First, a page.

The present study demonstrated that health literacy varies among education classes where those with formal education have health literacy rates higher than other groups. Furthermore, these same individuals had better understanding of their illnesses. Similar findings were mentioned by Howard DH, et al., in 2006 where having a high school degree was significantly associated with health literacy and higher likelihood of good self-reported health.12 However, significant differences were seen in certain age groups, genders, occupational classes, and with education in terms of patients understanding the regimen of medications explained to them by their doctor. This is an important aspect because it has been shown that the clarity of doctor's explanations was associated with patient understanding of care and self-efficacy.13 Moreover, poor health literacy is found to be associated with worse glycemic control and a higher risk of complications.14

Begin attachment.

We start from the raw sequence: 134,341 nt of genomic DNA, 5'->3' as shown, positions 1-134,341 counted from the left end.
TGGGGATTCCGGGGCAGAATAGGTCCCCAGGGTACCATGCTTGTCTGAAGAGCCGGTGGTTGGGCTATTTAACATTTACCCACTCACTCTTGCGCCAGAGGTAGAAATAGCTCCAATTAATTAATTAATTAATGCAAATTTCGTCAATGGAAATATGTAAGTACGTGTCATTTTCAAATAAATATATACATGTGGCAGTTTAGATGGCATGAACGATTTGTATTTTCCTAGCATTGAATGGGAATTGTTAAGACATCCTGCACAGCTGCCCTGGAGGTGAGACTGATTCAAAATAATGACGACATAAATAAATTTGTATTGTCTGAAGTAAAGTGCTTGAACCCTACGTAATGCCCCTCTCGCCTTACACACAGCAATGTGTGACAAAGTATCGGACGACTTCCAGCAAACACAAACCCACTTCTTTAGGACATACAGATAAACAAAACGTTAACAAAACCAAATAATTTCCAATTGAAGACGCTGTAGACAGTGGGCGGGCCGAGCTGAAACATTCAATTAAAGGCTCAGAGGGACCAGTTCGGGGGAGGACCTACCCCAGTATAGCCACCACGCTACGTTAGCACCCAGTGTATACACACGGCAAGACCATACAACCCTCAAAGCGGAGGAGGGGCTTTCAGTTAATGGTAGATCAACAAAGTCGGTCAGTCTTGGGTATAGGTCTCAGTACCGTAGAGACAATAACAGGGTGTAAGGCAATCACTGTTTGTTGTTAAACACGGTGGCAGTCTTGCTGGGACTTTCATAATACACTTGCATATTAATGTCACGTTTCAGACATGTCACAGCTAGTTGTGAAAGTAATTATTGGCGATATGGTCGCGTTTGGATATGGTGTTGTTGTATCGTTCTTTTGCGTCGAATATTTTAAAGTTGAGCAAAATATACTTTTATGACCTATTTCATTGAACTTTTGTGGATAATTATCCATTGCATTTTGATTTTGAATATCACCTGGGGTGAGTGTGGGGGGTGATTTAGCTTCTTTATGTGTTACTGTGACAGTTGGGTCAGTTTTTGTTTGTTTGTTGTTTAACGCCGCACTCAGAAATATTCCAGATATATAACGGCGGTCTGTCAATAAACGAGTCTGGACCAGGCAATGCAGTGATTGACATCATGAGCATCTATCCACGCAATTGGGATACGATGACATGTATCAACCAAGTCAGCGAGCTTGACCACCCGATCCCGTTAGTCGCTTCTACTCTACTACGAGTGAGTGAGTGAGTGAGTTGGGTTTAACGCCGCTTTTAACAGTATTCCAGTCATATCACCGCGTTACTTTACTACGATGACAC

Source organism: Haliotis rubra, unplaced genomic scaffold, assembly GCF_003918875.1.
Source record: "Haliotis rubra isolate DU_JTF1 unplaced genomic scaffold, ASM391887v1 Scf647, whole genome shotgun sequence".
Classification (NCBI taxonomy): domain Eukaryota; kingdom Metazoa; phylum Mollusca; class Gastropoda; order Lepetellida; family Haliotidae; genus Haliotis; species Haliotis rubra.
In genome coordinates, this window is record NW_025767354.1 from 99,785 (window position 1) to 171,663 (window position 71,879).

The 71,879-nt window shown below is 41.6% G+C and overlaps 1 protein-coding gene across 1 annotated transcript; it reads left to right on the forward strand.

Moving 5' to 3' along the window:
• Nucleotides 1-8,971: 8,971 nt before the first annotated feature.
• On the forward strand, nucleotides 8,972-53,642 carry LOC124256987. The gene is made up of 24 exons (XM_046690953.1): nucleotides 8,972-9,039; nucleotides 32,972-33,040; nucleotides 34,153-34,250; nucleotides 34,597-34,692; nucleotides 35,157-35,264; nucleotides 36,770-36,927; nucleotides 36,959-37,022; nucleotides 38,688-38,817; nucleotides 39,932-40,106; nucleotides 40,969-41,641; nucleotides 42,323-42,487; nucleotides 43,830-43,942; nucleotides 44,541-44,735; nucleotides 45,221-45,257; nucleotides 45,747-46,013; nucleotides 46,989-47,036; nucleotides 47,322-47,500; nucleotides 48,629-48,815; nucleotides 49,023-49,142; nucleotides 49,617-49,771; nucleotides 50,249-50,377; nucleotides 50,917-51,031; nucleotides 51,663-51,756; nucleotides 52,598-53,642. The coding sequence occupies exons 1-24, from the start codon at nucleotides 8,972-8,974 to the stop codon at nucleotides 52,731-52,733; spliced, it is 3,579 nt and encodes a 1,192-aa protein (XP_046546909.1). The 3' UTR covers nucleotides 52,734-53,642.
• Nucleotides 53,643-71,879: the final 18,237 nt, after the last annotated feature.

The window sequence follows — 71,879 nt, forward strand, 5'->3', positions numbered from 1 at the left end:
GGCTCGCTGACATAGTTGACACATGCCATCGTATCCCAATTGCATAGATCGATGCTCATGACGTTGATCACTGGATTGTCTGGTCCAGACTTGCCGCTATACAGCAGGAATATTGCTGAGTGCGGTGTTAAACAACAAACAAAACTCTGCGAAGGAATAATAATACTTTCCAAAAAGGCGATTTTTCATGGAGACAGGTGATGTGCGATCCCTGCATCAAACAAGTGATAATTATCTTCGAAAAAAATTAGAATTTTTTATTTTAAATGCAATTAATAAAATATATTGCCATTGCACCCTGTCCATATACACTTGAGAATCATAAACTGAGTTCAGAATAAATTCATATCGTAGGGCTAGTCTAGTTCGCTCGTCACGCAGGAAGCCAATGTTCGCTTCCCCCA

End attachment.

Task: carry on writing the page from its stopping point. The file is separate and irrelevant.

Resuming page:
Among patients with hypertension, significant differences were present depending on the education status of subjects. Similarly, unemployed patients also had lesser understanding of the information provided by clinicians. These results are similar to those reported by Levinthal BR, et al., among hypertensive patients where health literacy was associated with education status.15 Similarly, in diabetic patients, significant differences were seen among age groups, education classes, and occupation statuses in terms of the understanding of the regimen related to taking medications. Significantly more females than males reported to have understood the regimen. This is different from findings observed by Javadzade SM, et al., in their study conducted in Iran where subjects with low health literacy tend to be older, had fewer years of schooling, and were females. The reason for this discrepancy may be differences in the study population and socio-demographic characteristics in these two studies.16 Another factor could be the number of visits to OPD, which can be confounded by gender.